Omni Views welcomes TravelUpdate.com blogger Barbara Delollis this week as she shares her 3 part series on why travelers choose Austin, TX for live music and food trucks. For information on accommodations, please explore our Omni Austin Hotels.
A visit to Austin wouldn’t be complete without eating at one of its many food trucks that serve up everything from spicy Thai fusion to Brussels sprouts to doughnuts.
Austinites love food trucks for the experience, the flavors and the chefs’ willingness to take risks, said Erin Quinn-Kong, editor-in-chief of Austin’s official magazine, Austin Monthly.
“What makes Austin so cool is that everyone’s super laid back, but everyone has this entrepreneurial spirit,” Quinn-Kong said. During the six years that she’s lived in Austin, she’s witnessed the food truck scene “explode.”
Austin’s food truck scene may not be the newest thing in town, yet it shows no signs of slowing down. In August, one of the city’s newer eateries on wheels made a splash on the national foodie scene by making the final cut on Bon Appétit magazine’s 2014 list of the 10 Best New Restaurants in the USA.”
That means you can now expect longer lines at Thai-Kun, which is parked behind the Wonderland bar and part of East Side Kings group of food trucks. Bon Appétit raved about Thai-Kun’s “incendiary food” and textures such as crunchy peanuts, celery and sleek rice noodles.
Before the final 10 were announced, another Austin food truck – Odd Duck – made Bon Appétit’s list of Top 50 finalists so expect a longer line there, too.
Some of the food trucks develop such a following that the chefs can make the leap from trailer to bricks and mortar, Quinn-Kong said.
“They’re really a jumping off point for young chefs who try something new, grow an audience and eventually can open up a restaurant,” she said. “A lot of them have said that they’re shocked at how quickly they’re able to put money together for a restaurant based on their trailer.”
Her own personal favorite: Torchy’s Tacos, which has one trailer but several restaurants.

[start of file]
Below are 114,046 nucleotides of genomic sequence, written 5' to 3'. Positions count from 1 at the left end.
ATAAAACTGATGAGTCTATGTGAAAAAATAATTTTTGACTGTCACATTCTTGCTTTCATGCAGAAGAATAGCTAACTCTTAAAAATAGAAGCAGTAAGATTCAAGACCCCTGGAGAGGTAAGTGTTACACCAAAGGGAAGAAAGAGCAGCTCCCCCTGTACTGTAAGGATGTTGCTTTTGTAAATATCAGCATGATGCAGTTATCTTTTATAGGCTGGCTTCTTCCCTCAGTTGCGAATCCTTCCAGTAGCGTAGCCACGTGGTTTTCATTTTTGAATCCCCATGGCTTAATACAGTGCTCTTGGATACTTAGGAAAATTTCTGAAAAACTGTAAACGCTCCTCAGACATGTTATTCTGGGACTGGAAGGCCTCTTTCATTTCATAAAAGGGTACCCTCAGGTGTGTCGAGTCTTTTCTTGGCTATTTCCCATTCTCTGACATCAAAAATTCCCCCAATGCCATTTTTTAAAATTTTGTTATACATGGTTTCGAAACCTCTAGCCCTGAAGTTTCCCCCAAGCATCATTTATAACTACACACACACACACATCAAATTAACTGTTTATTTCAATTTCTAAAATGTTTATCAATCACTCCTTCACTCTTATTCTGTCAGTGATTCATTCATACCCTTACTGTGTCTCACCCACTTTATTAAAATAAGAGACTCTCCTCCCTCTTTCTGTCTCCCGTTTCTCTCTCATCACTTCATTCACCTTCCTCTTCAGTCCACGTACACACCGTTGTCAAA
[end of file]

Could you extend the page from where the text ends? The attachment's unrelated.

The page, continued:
Prices vary, but at the East Side Kings food trucks, Quinn-Kong said to expect to pay roughly $7 per dish. Two dishes are typically considered a meal.
There are a range of other flavors to try, including desert, says devoted Texas foodie Deya Campos, who’s sampled practically all of them. Some of her favorites:
* Gourdoughs Specialty Doughnuts – “Even if you don’t like donuts, you’ll like these.”
* Sonora Hot Dogs – “The hottest dogs in midtown Austin.”
* Tapas Bravas – “Try the Brussel sprouts, they’re the best in Austin.”
* Burro Cheese Kitchen – “From basic to fancy grilled cheese sandwiches that include pear and brie.”
* La Barbecue Cuisine Texicana – “An Austin favorite.”
|About Barbara Delollis
An accomplished newspaper journalist, Barbara Delollis has extensive experience in the travel industry (USA TODAY staff 2002-2013) covering topics like the opening of new hotels, pet peeves of consumers and business travelers, the impact of Millennials, and the growing influence of social media marketing. Now, Delollis is the founder of the Travel Update with Barb Delollis blog, which officially launched in May 2014. In July, Travel Update partnered with BoardingArea.com, the leading content platform for frequent travelers, to expand reach and improve content. As an expert storyteller, Delollis has a track record of creating engaging stories/photo galleries/videos for a sophisticated audience.